The Dingle Peninsula - A Walking Guide

04th April 2015
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The spectacular Dingle Peninsula in southwest Ireland extends westward into the Atlantic from Tralee to Slea Head. Voted among the Top 100 destinations in the world by TripAdvisor and referred to as the most beautiful place on earth by National Geographic, its landscape includes soaring mountaintops, gentle hillsides, secluded lakes and valleys, ancient ruins, dramatic sea cliffs and long, sandy beaches.


This guide takes you off the beaten track to explore this stunning landscape in a variety of walking routes ranging from short hikes to full-day treks. From the wild extremities of the Great Blasket Island to the majestic heights of Mount Brandon and the comfort of the Dingle Way, there's something for all tastes. Each route is prefaced with a reference summary and illustrated with maps and photographs. Route descriptions include GPS coordinates, navigation guidance, access notes and short variations. There is also material on the fauna, flora, folklore, history, geology and place names of each area.

Book trailer and videos:





Book reviews:


'...a fine guidebook.'
-- Irish Mountain Log magazine
Read the full review here.

'...includes many fine photographs.'
-- Mountain Views
Read the full review here

'Attractive and practical guides. Illustrated throughout by superb photography.'
-- Outdoor Focus Magazine
See full review here.

Sample pages







Access Issues



A number of access issues has arisen since publication of the book, affecting three of the routes in the book. Route 14 has been rerouted but Routes 20 and 21 are currently off-limits. Future reprints of the book will reflect the reroute of Route 14 and will offer an alternative to Routes 20 and 21 if viable.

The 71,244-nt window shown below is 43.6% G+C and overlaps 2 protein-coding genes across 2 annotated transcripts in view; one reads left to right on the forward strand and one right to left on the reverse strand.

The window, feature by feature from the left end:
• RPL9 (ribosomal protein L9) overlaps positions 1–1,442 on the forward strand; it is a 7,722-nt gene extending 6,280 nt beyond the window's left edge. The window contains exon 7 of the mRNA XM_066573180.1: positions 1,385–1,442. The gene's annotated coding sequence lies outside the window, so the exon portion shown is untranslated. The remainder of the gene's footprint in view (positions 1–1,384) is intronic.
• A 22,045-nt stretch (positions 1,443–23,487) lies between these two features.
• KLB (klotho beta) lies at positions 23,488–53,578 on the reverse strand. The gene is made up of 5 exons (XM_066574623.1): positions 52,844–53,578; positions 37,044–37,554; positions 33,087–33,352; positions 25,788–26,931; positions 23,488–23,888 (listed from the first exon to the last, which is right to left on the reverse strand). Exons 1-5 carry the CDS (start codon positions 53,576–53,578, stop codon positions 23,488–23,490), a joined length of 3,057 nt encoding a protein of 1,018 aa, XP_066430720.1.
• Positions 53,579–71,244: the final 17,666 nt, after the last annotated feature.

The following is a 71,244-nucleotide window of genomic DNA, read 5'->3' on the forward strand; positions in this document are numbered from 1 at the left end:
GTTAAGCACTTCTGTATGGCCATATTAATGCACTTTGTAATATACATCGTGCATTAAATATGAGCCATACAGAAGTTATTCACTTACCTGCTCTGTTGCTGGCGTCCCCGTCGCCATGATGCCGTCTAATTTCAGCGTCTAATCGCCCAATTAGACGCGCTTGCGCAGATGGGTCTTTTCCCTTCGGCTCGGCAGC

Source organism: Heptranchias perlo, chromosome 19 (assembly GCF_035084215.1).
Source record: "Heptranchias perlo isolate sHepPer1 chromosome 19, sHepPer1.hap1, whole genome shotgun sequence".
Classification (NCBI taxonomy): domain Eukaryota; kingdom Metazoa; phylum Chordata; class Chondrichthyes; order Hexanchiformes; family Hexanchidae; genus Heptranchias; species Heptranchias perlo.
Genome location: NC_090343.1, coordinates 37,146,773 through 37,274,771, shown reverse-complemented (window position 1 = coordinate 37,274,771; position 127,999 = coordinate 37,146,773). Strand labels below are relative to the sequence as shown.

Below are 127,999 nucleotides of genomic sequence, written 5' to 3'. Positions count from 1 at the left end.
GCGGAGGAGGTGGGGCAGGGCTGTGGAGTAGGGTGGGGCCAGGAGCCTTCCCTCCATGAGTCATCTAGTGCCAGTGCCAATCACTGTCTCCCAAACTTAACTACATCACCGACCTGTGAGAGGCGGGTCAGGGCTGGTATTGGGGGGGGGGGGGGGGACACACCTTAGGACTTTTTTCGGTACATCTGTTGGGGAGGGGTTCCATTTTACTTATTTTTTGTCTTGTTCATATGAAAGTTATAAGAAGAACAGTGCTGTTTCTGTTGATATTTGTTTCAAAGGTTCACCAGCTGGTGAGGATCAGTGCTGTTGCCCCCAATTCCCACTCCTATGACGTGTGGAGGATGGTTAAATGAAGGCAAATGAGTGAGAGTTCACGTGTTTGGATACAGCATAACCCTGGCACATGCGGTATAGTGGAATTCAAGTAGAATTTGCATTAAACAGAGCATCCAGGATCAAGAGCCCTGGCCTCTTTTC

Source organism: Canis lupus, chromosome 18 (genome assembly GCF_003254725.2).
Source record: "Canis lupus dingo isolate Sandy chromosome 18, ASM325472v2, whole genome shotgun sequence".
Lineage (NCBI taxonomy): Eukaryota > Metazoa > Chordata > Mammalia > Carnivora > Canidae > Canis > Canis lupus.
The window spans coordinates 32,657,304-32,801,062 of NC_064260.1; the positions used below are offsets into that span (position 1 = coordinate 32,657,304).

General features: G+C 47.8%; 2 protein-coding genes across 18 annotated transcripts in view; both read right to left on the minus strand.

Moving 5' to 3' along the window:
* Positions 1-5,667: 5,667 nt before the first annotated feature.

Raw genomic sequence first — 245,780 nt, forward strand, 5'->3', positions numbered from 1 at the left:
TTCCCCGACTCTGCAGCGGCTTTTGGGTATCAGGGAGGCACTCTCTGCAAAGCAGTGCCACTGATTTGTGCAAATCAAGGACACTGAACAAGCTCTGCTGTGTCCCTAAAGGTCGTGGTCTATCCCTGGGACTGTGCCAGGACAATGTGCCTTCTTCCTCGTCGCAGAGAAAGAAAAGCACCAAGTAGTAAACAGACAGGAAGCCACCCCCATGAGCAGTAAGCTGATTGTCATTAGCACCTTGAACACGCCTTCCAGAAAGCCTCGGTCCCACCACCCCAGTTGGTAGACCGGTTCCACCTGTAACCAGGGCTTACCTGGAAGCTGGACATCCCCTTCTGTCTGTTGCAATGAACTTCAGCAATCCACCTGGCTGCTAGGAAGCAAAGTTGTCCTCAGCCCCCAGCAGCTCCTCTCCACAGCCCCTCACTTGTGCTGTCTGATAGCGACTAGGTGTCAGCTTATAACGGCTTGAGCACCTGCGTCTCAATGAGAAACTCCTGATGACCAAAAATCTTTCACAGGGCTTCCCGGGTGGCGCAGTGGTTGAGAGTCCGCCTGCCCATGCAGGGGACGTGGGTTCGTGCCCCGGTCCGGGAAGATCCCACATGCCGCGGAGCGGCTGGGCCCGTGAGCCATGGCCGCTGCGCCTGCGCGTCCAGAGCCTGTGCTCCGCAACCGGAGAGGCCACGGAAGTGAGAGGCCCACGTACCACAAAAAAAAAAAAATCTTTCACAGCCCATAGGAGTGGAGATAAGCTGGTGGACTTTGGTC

Route 14 - Ballyduff to Anascaul

On page 68 the description of the start of Route 14, Ballyduff to Anascaul, should now read as follows due to a landowner objecting to the use of the initial 150m of boreen/laneway from Glennahoo Bridge by walkers:

Start: Parking spaces at Ballyduff or An Baile Dubh graveyard at Q5407010100, just off the R560, due east of Cloghane village.

Finish: South Pole Inn, Anascaul Village

Route Description:

Walk back towards the R560 from the graveyard and turn right. Walk around 500m along the road and cross the bridge over the Glennahoo River. Take care while walking along the R560 as it is a busy road with no verges. After crossing the bridge, continue along the R560 for another 300m. Leave the R560 and turn right into a track at Q5460010350. There is a small, converted farmhouse with dormer windows and a sloped flat roof extension at the track entrance. The track is bordered by stone walls overgrown with fern, gorse and moss. Follow the track uphill. Ignore a narrow, informal grassy path on the left and continue to pass a large farmhouse, also on the left.

Continue ahead and southwards to Maghanaboe at the head of the valley. The Glennahoo River twists and turns along the valley floor to the right. The narrow valley, some 3km long, is flanked by a sweep of steep slopes clothed with banks of scree.

Route 20 - Glanteenassig High-Level Circuit: East
Route 21 - Glanteenassig High-Level Circuit: West


There is an access closure in Glanteenassig affecting access via the track which runs south from grid reference Q617080. The landowners own a considerable area of land surrounding that track and do not want walkers, or members of the public entering their property. It is understood that even people with turf rights that are accessed by that track are also affected by this closure. We will provide an update on this website as soon as there are any further developments.